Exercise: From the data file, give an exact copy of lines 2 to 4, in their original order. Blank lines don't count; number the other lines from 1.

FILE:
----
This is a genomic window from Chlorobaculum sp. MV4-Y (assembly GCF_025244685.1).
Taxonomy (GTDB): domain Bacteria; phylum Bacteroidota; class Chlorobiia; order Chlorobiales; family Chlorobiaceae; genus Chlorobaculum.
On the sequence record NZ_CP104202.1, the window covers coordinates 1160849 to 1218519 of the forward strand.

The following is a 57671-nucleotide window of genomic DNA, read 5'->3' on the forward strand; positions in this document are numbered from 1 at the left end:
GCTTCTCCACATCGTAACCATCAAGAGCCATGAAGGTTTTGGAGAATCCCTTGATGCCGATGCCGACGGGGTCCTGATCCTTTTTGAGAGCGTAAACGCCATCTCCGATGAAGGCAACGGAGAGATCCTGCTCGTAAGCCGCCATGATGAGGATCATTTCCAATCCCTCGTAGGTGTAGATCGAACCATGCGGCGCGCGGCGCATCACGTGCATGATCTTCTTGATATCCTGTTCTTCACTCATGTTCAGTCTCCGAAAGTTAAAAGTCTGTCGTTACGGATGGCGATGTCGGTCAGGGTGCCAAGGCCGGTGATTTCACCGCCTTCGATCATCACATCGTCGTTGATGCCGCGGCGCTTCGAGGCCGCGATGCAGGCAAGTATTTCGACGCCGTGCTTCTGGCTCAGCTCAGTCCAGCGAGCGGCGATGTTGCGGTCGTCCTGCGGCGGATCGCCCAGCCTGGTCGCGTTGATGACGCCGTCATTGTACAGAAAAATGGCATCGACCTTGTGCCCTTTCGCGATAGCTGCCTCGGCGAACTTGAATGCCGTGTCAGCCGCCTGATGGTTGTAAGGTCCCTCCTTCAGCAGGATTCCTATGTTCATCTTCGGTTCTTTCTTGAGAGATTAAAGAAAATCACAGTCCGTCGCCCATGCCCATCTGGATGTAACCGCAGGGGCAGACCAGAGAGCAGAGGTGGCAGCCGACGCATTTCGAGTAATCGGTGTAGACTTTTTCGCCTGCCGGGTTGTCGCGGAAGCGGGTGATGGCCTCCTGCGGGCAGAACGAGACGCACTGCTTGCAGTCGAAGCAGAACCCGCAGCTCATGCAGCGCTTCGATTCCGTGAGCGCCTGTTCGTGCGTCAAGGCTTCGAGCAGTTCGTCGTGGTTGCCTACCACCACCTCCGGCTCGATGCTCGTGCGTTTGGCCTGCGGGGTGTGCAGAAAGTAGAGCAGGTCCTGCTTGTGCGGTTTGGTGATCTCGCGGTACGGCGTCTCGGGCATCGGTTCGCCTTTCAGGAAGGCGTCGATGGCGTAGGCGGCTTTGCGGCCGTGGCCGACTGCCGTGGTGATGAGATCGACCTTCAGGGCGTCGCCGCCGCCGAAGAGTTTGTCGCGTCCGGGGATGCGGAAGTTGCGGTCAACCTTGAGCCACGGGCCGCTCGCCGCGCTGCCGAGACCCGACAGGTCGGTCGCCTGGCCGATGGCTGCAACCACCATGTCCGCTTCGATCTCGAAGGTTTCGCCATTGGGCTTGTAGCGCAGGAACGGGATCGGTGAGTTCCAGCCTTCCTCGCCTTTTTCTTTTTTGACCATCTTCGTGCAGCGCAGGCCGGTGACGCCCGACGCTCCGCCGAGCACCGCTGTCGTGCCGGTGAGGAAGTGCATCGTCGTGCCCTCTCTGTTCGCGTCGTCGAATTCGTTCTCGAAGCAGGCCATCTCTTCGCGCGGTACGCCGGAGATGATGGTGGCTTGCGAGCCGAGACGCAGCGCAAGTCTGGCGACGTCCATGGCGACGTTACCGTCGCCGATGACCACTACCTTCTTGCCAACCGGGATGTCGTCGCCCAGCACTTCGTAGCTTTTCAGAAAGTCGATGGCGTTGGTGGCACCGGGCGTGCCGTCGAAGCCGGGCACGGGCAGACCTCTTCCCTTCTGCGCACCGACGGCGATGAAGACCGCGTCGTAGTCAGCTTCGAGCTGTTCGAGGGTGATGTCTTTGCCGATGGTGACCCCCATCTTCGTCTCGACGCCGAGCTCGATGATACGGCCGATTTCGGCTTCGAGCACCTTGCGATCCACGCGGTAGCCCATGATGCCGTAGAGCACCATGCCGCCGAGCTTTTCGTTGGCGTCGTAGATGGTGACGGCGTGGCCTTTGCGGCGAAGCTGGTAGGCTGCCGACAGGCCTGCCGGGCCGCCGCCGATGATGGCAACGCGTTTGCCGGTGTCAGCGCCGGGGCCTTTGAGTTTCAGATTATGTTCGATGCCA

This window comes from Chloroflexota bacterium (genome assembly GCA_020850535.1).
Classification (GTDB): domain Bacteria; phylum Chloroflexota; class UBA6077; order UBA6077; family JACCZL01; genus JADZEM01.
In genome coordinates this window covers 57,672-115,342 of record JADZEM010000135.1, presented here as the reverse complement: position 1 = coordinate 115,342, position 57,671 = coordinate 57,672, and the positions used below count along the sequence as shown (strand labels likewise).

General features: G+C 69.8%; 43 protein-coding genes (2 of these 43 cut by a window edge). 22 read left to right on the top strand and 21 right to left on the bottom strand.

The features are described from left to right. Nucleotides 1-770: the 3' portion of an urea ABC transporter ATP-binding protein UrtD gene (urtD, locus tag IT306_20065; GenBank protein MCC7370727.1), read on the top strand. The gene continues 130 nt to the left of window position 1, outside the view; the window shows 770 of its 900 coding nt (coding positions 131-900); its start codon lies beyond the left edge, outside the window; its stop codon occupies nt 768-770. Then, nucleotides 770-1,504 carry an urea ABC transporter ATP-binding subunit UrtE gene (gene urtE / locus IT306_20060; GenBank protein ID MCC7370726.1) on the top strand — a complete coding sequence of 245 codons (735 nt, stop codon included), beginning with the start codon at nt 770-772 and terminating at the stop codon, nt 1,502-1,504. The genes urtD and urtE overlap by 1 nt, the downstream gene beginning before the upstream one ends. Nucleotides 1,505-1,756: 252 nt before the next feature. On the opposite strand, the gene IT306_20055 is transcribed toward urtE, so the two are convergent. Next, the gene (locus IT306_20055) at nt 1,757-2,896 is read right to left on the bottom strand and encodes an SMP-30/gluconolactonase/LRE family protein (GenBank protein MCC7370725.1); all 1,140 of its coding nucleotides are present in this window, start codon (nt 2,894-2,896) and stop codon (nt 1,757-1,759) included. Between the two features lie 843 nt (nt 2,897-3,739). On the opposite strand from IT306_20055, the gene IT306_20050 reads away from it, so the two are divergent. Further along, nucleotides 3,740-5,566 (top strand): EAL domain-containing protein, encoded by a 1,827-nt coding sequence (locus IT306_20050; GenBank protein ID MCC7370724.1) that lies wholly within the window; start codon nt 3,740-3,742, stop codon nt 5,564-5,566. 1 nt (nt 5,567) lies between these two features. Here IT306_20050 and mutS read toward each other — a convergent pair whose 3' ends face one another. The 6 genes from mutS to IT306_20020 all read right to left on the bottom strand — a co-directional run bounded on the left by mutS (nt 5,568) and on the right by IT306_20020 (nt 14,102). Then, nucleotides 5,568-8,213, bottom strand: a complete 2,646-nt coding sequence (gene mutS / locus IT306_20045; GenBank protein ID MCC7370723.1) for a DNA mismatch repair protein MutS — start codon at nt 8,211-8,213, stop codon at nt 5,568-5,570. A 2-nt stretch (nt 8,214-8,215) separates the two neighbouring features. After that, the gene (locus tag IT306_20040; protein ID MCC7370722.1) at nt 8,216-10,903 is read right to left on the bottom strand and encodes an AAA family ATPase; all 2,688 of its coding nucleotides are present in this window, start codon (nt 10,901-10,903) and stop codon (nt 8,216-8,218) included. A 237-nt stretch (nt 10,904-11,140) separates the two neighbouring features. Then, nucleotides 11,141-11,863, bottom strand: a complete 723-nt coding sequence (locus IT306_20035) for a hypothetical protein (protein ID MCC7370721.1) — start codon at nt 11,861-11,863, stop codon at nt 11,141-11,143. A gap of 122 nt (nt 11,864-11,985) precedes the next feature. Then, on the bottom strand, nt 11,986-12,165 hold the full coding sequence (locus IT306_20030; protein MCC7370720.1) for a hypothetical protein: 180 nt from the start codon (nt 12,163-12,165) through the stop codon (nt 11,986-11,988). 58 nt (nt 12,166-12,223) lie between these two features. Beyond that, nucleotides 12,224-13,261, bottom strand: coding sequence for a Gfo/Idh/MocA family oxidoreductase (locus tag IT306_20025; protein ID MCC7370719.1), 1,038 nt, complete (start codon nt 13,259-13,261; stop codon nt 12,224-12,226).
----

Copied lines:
Taxonomy (GTDB): domain Bacteria; phylum Bacteroidota; class Chlorobiia; order Chlorobiales; family Chlorobiaceae; genus Chlorobaculum.
On the sequence record NZ_CP104202.1, the window covers coordinates 1160849 to 1218519 of the forward strand.

The following is a 57671-nucleotide window of genomic DNA, read 5'->3' on the forward strand; positions in this document are numbered from 1 at the left end: